I’ve been thinking lately about the effect of aesthetics on our sense of well-being. Is money spent on making a place “look nice” an investment in mental peace? Or is it just another excuse to go shopping?
I started my interest in the aesthetics of environment back in my twenties when home improvement shows began cropping up all over TV. I loved Bob Vila’s Home Again series, and Home Time with JoAnne Liebeler and Dean Johnson. I didn’t have a home to decorate, but I did share a rental home with three roommates. Our modern tastes and tiny budgets were perfectly suited to Ikea and every now and then we’d go blow our money on furniture and spend the rest of the day with the music cranked, assembling stuff and moving it around to give our home a fresher look. After a while the melamine would show its age and the cycle of shopping would repeat itself. I constantly dreamed of having a house of my own one day to paint and decorate and renovate to my heart’s content.
But later I began to question my values on this: many people around the world live in poverty and/or face far greater challenges in life than coordinating paint colours throughout their home. I began to wonder if my desire to create an aesthetically pleasing environment in my home was a reflection of being born and raised in a wealthy country where basic survival requires little thought, leaving plenty of time to reflect on more esoteric pursuits. Is it really necessary to live/work in an attractive environment to be truly happy? Or was I just a victim of marketing?
Then I read some articles that described the effects of colour, orderliness, and natural light on human emotional states. I learned that the state of one’s environment does affect mood and mental state, and that the optimal combination of these elements is dictated by both innate and cultural tastes. This information also prompted me to view the notion of aesthetics beyond the realm of home decor to encompass many aspects of our surroundings: work, play, our neighbourhoods. For example, the addition of flowers, decorative lampposts, exterior paint and architectural design can transform a bleak and depressing streetscape into an uplifting and hopeful experience even in the poorest neighbourhoods. The choice of colour and light source can actually affect work performance and productivity.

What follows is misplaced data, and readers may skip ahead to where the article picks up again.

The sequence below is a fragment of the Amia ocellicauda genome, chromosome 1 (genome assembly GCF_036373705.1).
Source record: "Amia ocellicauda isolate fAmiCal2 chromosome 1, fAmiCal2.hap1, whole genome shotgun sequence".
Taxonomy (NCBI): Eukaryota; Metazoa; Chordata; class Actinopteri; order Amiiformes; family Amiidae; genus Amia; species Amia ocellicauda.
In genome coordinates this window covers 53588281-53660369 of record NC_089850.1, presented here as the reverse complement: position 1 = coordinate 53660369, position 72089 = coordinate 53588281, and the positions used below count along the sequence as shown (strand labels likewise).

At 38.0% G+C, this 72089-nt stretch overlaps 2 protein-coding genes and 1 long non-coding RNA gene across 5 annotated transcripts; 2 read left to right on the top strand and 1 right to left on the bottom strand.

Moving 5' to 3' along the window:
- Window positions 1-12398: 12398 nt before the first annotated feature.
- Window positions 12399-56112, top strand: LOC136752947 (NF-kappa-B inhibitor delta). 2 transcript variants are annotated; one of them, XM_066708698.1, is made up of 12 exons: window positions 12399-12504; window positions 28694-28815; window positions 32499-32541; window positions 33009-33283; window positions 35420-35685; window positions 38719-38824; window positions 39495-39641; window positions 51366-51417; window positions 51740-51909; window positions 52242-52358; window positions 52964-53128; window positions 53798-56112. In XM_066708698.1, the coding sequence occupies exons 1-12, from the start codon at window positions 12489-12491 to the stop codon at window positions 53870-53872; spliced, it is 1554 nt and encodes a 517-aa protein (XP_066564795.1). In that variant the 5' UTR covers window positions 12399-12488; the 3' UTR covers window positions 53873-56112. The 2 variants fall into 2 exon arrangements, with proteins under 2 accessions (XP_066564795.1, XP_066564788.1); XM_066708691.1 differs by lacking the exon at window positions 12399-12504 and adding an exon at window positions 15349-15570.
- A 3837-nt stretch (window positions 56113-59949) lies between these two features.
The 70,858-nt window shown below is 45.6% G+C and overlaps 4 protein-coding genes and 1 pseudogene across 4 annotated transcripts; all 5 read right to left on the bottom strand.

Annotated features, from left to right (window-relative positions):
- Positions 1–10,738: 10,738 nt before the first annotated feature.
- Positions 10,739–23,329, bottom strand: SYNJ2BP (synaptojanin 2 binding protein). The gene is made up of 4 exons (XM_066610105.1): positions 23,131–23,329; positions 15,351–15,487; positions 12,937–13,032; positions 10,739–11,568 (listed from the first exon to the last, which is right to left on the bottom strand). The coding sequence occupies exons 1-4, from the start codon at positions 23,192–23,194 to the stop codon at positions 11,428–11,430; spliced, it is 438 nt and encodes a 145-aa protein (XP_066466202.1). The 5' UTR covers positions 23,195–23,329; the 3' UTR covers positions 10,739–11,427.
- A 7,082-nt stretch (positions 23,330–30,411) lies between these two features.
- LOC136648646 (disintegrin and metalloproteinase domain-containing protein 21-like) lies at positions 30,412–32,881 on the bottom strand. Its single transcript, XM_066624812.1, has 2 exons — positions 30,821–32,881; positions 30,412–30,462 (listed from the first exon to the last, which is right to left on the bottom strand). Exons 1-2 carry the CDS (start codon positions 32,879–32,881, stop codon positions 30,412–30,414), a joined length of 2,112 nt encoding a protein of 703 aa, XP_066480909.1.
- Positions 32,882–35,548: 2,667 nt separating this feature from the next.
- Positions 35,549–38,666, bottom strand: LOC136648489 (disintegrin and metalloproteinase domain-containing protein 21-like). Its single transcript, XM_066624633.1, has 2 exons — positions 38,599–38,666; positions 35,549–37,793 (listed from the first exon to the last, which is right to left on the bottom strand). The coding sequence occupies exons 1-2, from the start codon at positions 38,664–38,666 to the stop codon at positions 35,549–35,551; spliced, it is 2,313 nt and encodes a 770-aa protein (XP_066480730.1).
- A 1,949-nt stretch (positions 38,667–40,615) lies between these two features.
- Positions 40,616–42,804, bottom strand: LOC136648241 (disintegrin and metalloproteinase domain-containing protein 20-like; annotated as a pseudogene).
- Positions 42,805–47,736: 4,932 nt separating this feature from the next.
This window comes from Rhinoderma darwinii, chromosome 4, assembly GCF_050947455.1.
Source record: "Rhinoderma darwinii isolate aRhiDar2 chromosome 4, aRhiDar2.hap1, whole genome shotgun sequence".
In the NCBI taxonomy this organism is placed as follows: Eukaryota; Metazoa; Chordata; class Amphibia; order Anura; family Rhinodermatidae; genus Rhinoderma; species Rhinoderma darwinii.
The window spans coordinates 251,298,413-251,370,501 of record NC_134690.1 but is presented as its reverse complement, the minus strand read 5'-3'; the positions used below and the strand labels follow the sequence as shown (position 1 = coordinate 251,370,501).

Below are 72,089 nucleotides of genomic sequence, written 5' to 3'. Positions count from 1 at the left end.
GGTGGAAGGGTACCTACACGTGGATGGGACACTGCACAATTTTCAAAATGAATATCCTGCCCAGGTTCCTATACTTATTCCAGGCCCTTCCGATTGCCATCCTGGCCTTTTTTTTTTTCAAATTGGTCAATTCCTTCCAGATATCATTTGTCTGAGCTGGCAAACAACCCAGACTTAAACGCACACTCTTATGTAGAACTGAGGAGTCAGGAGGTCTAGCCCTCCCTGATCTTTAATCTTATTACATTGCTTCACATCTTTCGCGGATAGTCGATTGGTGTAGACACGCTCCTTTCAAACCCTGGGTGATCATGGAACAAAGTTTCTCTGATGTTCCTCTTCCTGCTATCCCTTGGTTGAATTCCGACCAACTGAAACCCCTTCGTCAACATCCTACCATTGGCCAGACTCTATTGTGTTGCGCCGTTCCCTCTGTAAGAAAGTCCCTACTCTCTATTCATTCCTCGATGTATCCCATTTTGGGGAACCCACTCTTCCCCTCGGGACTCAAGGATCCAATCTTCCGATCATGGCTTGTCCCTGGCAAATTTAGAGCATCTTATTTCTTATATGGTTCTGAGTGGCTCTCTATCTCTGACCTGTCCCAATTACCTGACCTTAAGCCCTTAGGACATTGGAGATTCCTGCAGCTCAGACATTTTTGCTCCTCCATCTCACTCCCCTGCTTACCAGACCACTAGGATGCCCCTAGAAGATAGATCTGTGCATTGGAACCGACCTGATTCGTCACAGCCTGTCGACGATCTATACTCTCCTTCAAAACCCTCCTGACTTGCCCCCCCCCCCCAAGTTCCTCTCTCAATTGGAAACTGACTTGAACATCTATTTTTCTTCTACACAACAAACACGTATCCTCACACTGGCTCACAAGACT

So if there is a rational, scientific basis for clean aesthetics that involve certain colours, certain kinds of lighting, certain architectural elements (which may vary widely from one culture to the next but retain basic principles of design) then how do those of us wishing to live frugally and avoid senseless consumerism find a balance? Where do we draw the line between creating a peaceful, uplifting, spiritually nourishing environment and simply getting caught up in trends and marketing forces that pushed us to spend money on peach stucco and white tubular railings in the eighties, and granite countertops and stainless steel appliances the 00’s? (sideline: how DO we refer to this first decade of the new century anyhow?)
Almost twenty years after watching my first Bob Vila show I still don’t own a house, but we’re definitely getting close to that goal. Ideally we’d like to build our own, based on the principles of the Not So Big House. Considering the different elements of a house – the interior, the exterior, and the land around it – drives me to the sort of questions I’ve posed here. I’d be interested to hear others’ thoughts on the importance of design and aesthetics and how (or if) they play a role in the Simple and Frugal life.